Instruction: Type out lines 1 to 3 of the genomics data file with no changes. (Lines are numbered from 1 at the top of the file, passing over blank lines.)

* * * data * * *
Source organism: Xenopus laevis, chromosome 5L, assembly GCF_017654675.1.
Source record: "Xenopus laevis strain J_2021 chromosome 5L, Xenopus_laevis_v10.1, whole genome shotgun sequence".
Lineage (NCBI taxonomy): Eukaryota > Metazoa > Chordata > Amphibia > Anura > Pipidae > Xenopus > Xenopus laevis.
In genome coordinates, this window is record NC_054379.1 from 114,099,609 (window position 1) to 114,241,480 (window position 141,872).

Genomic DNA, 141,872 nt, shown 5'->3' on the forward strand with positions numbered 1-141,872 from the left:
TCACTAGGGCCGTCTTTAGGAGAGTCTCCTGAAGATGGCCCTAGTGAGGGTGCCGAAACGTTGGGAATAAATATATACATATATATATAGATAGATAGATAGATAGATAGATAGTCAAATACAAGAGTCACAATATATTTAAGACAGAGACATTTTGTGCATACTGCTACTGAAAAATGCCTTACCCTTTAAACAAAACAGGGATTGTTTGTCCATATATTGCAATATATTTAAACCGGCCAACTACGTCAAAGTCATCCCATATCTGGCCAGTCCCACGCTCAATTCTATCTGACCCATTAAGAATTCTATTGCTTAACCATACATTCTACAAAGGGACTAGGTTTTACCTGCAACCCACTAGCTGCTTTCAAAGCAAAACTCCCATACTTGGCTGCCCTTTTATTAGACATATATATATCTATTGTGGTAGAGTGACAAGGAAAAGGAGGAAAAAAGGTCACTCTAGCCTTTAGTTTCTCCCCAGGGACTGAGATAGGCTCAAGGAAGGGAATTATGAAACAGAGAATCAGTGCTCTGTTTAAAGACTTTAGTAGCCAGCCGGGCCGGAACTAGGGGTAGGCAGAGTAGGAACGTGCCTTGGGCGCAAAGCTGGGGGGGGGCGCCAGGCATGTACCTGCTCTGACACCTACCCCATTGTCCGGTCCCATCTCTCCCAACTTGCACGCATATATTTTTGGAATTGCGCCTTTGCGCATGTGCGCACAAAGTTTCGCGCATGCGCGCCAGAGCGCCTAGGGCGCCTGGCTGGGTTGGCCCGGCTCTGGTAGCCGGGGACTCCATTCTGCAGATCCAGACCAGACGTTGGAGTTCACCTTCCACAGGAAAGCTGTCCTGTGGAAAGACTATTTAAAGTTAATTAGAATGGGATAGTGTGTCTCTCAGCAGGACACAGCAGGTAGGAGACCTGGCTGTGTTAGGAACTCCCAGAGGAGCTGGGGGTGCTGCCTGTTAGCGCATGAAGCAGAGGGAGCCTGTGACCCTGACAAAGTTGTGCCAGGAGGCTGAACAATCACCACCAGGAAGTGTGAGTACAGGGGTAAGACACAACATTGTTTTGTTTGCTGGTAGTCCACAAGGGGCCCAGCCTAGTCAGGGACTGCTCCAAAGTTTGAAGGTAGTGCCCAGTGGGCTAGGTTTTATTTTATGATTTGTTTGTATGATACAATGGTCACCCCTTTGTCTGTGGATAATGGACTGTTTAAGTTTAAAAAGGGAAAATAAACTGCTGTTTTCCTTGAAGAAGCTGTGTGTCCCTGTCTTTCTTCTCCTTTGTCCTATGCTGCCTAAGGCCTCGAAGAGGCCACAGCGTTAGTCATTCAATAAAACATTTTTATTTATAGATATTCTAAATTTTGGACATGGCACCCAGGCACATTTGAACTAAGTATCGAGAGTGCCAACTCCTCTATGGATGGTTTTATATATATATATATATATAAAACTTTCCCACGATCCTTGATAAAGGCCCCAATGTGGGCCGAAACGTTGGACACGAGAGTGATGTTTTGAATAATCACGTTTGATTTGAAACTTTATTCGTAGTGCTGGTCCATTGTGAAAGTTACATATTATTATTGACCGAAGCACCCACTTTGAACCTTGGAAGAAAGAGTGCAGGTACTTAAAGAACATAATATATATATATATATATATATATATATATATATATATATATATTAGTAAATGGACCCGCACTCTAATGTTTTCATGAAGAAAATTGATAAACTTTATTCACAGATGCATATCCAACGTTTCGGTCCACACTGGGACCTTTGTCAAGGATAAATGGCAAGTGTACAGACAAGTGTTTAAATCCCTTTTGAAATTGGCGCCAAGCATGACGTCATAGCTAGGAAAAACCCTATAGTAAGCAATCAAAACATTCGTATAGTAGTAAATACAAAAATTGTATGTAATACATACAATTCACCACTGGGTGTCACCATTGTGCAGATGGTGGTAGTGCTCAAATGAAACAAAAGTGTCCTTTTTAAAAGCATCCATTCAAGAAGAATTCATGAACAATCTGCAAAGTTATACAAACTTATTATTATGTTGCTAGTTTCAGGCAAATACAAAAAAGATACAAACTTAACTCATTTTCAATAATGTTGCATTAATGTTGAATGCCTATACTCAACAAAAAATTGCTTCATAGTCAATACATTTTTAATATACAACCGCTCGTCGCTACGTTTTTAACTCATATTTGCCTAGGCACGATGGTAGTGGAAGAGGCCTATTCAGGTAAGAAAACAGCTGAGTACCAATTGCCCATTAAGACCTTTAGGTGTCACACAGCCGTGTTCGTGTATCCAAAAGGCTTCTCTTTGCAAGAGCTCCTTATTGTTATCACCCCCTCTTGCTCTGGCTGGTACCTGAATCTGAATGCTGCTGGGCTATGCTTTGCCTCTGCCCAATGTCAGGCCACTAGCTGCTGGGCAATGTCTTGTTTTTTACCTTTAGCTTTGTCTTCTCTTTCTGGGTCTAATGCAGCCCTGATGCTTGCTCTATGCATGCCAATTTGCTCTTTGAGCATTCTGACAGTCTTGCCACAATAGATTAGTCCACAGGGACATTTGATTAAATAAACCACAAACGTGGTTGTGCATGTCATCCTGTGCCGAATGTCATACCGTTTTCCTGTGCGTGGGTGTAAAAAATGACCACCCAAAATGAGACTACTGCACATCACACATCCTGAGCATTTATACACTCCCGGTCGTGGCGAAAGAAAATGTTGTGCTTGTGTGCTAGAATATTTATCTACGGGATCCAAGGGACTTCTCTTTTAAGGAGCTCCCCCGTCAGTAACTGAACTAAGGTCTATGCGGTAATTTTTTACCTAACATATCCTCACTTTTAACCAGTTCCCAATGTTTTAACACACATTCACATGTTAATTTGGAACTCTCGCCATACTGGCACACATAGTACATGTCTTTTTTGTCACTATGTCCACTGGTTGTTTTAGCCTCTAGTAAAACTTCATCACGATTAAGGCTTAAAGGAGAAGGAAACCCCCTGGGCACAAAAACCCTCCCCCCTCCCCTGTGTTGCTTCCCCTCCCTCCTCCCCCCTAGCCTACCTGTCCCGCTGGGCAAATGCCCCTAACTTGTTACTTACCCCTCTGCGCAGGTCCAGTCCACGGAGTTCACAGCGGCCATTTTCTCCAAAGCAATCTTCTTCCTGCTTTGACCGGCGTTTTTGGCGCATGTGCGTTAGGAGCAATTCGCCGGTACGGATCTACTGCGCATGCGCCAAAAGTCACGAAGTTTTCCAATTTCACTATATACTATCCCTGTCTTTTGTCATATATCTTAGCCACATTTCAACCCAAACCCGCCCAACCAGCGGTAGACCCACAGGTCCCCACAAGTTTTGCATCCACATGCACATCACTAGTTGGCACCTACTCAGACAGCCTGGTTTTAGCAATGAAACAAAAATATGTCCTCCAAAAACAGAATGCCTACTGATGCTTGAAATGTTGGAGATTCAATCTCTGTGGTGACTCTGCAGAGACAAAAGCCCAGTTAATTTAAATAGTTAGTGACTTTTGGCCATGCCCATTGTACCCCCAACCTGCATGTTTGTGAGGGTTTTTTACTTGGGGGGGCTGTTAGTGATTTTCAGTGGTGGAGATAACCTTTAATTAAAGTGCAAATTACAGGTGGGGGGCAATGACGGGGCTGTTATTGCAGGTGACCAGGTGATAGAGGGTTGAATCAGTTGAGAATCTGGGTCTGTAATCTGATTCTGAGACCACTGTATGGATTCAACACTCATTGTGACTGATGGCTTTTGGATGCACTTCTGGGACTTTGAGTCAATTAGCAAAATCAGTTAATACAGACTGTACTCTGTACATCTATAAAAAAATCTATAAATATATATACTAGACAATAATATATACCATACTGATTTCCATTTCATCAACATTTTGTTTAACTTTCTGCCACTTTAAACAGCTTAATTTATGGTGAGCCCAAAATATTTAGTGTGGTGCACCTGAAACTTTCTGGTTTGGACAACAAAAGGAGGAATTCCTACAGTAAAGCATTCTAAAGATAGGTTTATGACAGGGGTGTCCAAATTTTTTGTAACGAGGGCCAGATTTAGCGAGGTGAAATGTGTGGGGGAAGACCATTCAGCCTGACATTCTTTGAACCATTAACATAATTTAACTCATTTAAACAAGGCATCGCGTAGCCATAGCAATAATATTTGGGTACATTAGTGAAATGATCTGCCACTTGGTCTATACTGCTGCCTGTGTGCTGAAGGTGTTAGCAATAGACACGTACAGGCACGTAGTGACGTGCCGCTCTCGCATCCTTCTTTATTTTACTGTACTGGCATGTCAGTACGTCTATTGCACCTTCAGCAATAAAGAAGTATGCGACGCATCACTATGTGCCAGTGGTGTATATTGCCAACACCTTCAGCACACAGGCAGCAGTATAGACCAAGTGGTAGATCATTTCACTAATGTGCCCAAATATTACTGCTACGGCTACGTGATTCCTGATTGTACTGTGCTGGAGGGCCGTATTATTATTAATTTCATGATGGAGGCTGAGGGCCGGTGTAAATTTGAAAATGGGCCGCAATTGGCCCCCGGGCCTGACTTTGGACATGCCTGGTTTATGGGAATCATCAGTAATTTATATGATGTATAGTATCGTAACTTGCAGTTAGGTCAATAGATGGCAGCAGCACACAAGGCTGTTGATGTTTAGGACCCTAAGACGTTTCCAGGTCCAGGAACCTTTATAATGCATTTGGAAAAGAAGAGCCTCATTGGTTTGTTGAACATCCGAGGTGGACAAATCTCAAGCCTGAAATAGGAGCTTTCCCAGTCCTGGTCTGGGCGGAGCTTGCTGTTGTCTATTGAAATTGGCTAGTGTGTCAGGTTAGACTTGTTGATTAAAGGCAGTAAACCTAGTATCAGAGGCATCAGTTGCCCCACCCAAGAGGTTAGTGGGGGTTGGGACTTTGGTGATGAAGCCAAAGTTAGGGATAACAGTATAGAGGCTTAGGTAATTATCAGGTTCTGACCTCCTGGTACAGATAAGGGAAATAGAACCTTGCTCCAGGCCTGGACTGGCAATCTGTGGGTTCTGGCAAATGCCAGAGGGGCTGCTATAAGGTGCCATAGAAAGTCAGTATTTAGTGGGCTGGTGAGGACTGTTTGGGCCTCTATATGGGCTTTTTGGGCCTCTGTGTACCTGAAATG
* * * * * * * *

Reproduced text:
Source organism: Xenopus laevis, chromosome 5L, assembly GCF_017654675.1.
Source record: "Xenopus laevis strain J_2021 chromosome 5L, Xenopus_laevis_v10.1, whole genome shotgun sequence".
Lineage (NCBI taxonomy): Eukaryota > Metazoa > Chordata > Amphibia > Anura > Pipidae > Xenopus > Xenopus laevis.